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There have been many major WebRTC launches in the past months including Facebook and KimDotCom. Before those, Mozilla started bundling a new WebRTC calling service right into Firefox. Of course we wanted to check out to see how it worked.

To help do this we called on the big guns – webrtcHacks guest columnist Philipp Hancke. Philipp is one of the smartest guys in WebRTC outside of Google. In addition to his paid work for &yet he is the leading non-googler to contribute to the webrtc demos and samples and is also a major contributor to the Jitsi Meet and strophe.jingle projects. Google even asks him to proof-read their WebRTC release notes.

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As detailed in previous posts on webrtcHacks, the Internet Engineering Task Force (IETF) has worked for the past few years to standardize the “on-the-wire” protocols that make up the WebRTC engine. It is coming up on 3 months since IETF 88 in Vancouver, where the IETF was to have settled the matter of a mandatory-to-implement (MTI) video codec. The process resulted in no consensus, and the task of finalizing WebRTC 1.0 drags on with MTI video codec(s) in question.  A recent straw poll among IETF participants shows how divided the issue remains.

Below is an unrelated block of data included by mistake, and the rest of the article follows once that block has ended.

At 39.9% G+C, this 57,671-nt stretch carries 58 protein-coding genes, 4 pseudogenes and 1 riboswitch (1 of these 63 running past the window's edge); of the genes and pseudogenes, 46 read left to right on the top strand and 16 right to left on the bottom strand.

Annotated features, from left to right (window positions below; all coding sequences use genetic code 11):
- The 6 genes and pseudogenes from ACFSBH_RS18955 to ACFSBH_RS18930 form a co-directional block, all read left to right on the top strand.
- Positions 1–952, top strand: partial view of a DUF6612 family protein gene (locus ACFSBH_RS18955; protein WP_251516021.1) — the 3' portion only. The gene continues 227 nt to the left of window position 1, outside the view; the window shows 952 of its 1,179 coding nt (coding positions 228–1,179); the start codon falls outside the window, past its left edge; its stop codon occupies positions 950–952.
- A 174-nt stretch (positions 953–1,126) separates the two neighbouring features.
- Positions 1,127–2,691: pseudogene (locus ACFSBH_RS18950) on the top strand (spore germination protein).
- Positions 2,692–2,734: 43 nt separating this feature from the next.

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Photo courtesy of Flickr user Carol Browne

We had a lot of traffic to Victor’s post on the WebRTC mandatory video codec earlier this week. Given the news from Cisco yesterday we figured this warranted a quick follow-up post beyond what we could add to the comments area.

Quick debate recap

Engineers don’t like lawyers, and as Victor mentioned in his post earlier this week, much of the debate over assigning a mandatory video codec for WebRTC has been about avoiding the lawyers. While debate over the technical merits of H.264 vs. VP8 yielded no overwhelming winner (they are both great codecs), the debate has more recently revealed it’s true form as a mostly IPR related issue.  The H.264 camp speculated that there could be legal issues with VP8 despite Google’s claims otherwise. There are certainly inherent issues with H.264.  Which one has more risk?  It would take lots of lawyers to sort through this and no one pays for lawyers to go to standards meetings. Even if they did,  it wouldn’t matter – lawyers use arbitrators and the legal system, not technical standards procedures to work through disagreements.

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